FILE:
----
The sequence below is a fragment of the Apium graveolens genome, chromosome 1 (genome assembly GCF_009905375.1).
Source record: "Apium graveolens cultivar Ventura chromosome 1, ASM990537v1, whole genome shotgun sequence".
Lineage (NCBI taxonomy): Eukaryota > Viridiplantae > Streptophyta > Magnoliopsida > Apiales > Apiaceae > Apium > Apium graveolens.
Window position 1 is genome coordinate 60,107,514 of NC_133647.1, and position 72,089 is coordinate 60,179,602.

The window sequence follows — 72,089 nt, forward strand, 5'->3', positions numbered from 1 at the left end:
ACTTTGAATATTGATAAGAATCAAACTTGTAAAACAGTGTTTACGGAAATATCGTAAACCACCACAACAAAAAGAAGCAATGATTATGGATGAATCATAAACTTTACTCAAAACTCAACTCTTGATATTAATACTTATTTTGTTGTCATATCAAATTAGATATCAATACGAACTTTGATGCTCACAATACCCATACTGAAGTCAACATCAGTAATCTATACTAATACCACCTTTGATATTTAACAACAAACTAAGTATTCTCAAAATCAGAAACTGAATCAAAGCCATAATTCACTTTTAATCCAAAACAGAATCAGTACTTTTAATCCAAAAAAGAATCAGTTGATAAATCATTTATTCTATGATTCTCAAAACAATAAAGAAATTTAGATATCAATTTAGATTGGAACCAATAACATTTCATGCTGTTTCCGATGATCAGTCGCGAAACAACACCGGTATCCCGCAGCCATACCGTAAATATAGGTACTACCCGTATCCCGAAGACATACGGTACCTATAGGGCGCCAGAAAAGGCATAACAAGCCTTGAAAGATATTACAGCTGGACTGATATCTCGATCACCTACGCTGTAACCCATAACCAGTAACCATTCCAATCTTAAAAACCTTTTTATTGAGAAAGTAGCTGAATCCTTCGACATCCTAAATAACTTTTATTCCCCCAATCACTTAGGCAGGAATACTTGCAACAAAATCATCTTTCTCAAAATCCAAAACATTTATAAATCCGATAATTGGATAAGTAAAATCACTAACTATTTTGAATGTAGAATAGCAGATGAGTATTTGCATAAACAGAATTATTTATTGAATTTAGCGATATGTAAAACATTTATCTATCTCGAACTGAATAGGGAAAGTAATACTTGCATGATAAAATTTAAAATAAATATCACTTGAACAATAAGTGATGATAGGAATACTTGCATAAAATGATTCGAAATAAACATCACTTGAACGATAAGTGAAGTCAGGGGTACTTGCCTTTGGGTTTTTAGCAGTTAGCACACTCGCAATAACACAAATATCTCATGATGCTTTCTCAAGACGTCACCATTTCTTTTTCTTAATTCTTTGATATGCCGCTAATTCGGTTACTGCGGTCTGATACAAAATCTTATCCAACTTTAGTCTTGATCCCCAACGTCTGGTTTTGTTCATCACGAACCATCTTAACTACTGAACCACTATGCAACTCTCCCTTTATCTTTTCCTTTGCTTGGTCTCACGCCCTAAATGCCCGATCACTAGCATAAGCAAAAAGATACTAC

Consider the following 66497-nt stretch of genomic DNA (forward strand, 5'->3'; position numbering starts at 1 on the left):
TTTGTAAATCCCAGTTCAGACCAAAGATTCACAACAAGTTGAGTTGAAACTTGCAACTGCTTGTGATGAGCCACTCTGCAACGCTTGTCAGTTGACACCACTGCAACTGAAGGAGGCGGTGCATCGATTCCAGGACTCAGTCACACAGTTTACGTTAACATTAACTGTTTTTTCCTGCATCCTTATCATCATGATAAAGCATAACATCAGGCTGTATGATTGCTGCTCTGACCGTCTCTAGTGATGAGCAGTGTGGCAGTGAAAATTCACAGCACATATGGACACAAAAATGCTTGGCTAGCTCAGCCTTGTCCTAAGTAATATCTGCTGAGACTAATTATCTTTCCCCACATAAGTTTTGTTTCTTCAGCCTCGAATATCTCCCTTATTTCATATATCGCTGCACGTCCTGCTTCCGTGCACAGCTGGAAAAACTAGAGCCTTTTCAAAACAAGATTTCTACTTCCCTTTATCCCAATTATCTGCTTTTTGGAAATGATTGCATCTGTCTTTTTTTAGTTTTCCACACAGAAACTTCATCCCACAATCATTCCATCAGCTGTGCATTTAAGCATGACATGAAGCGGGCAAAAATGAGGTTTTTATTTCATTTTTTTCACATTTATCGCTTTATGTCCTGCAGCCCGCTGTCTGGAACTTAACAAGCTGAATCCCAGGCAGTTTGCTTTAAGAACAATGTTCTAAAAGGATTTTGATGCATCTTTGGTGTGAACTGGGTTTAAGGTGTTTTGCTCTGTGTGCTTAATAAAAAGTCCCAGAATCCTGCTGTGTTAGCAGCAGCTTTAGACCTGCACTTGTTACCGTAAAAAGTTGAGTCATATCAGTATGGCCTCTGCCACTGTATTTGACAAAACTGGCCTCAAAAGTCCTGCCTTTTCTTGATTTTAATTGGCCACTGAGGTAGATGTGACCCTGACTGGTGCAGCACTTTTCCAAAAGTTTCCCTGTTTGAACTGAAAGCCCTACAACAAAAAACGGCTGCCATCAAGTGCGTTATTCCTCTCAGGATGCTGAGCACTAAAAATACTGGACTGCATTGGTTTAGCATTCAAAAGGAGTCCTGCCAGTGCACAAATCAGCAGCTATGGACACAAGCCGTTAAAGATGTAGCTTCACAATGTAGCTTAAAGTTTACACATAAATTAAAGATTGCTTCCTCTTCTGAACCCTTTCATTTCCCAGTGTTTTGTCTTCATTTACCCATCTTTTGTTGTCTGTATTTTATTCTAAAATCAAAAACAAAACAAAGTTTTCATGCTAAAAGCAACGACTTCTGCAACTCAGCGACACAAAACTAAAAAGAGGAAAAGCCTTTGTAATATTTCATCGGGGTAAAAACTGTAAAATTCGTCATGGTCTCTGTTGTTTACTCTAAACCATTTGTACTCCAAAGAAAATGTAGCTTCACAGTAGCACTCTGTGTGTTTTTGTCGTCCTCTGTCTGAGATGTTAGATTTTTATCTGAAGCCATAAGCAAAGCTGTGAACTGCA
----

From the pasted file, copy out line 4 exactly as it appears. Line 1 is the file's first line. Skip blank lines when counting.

Window position 1 is genome coordinate 60,107,514 of NC_133647.1, and position 72,089 is coordinate 60,179,602.